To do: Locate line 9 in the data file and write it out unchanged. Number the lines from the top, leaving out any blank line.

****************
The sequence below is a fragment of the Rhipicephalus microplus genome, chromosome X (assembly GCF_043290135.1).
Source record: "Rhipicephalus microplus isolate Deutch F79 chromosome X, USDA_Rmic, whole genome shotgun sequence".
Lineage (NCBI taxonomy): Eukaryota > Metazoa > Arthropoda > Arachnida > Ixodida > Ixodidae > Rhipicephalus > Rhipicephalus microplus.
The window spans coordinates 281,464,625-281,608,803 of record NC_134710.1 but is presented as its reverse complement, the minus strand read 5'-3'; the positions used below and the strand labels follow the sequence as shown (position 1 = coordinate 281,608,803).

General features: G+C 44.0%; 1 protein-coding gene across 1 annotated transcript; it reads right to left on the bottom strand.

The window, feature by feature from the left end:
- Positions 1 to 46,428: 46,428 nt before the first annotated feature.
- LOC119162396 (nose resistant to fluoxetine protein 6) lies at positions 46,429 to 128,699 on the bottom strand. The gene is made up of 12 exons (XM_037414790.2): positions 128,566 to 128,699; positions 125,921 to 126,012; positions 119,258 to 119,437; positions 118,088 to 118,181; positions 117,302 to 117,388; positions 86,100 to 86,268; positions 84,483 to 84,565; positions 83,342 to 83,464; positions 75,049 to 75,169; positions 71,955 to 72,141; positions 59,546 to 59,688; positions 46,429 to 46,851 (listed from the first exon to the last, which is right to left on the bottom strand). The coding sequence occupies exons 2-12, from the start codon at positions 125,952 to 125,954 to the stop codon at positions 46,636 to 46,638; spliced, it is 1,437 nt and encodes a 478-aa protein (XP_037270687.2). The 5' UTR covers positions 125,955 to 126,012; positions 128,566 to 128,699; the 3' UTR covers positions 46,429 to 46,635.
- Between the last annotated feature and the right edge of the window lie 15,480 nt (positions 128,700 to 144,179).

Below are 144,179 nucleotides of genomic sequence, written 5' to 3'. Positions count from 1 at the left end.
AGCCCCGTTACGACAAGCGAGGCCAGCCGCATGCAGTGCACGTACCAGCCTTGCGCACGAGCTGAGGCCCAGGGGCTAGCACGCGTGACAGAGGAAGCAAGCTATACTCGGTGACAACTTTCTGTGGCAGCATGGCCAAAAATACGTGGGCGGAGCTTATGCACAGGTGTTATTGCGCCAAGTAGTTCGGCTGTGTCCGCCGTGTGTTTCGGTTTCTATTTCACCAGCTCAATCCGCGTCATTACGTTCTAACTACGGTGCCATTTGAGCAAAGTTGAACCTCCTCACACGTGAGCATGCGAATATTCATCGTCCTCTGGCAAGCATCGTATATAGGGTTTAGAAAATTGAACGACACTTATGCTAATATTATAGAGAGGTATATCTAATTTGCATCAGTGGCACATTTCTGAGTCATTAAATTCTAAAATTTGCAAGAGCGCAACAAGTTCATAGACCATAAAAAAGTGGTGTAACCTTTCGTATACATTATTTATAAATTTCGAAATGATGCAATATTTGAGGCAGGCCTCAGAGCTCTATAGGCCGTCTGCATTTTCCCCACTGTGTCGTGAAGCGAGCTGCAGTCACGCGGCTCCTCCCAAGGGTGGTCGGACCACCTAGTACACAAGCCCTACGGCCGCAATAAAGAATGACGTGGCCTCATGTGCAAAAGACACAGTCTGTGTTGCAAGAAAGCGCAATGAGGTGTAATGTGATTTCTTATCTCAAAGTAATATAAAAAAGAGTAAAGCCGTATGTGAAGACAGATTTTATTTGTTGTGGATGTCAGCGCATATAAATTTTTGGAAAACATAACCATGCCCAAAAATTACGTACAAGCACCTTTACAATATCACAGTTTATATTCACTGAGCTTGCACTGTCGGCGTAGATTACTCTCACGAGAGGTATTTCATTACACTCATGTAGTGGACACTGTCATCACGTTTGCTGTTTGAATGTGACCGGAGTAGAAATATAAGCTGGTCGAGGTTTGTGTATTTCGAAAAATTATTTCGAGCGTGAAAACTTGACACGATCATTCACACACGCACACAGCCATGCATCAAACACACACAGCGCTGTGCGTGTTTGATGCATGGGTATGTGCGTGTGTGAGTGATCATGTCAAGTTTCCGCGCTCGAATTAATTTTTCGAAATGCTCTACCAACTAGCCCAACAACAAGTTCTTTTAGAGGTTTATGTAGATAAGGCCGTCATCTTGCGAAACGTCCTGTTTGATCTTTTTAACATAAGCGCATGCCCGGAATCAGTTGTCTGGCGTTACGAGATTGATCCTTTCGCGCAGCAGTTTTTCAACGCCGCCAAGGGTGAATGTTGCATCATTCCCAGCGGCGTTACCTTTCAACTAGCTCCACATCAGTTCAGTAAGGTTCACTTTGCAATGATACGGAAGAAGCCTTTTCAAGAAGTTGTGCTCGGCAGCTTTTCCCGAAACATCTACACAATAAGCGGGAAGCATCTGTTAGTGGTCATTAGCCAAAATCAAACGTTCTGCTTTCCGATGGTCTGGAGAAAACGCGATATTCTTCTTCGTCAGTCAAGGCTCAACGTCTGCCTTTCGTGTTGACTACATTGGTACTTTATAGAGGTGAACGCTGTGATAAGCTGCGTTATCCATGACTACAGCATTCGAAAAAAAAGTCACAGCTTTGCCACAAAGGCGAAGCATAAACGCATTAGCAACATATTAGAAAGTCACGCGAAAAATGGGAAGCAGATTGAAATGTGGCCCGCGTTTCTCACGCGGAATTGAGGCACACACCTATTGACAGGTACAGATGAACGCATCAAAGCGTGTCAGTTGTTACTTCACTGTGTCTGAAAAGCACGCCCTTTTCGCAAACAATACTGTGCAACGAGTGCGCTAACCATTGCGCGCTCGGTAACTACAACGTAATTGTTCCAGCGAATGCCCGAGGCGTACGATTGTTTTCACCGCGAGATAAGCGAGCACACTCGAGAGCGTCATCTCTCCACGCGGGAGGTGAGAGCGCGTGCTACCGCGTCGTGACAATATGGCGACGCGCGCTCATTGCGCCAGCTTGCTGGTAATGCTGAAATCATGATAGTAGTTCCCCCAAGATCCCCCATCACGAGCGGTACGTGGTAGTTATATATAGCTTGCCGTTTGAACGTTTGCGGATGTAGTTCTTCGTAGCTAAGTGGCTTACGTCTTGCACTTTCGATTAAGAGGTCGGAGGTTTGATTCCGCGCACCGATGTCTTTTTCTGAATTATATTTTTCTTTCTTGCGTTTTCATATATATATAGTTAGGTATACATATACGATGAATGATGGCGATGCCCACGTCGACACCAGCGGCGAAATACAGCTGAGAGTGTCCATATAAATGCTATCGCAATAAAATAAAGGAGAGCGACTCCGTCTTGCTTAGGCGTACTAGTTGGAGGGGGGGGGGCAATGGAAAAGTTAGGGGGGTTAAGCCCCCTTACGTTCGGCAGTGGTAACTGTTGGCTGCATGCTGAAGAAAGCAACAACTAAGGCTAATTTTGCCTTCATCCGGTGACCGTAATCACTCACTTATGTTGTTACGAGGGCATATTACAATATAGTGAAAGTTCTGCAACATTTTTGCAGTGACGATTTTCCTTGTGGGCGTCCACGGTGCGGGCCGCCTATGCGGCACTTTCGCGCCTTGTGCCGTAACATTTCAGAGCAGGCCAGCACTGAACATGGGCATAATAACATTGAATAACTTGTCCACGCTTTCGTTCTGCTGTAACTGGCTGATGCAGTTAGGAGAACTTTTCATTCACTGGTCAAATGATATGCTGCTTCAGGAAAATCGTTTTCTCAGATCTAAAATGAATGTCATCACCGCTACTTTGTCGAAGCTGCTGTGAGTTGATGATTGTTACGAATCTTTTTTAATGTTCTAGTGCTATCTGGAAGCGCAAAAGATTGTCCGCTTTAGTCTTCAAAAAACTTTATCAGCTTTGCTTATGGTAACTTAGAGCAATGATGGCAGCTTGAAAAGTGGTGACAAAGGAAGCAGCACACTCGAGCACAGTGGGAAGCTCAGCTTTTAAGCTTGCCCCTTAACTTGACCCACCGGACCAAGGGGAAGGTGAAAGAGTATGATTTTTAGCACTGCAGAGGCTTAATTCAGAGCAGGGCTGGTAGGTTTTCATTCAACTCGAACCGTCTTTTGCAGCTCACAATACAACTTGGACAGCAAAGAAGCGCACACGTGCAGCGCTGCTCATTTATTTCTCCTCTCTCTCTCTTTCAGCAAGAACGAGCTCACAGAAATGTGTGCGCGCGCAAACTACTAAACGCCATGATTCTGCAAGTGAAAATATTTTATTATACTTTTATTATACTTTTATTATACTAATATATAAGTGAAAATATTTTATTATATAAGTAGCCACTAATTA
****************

- Between the last annotated feature and the right edge of the window lie 15,480 nt (positions 128,700 to 144,179).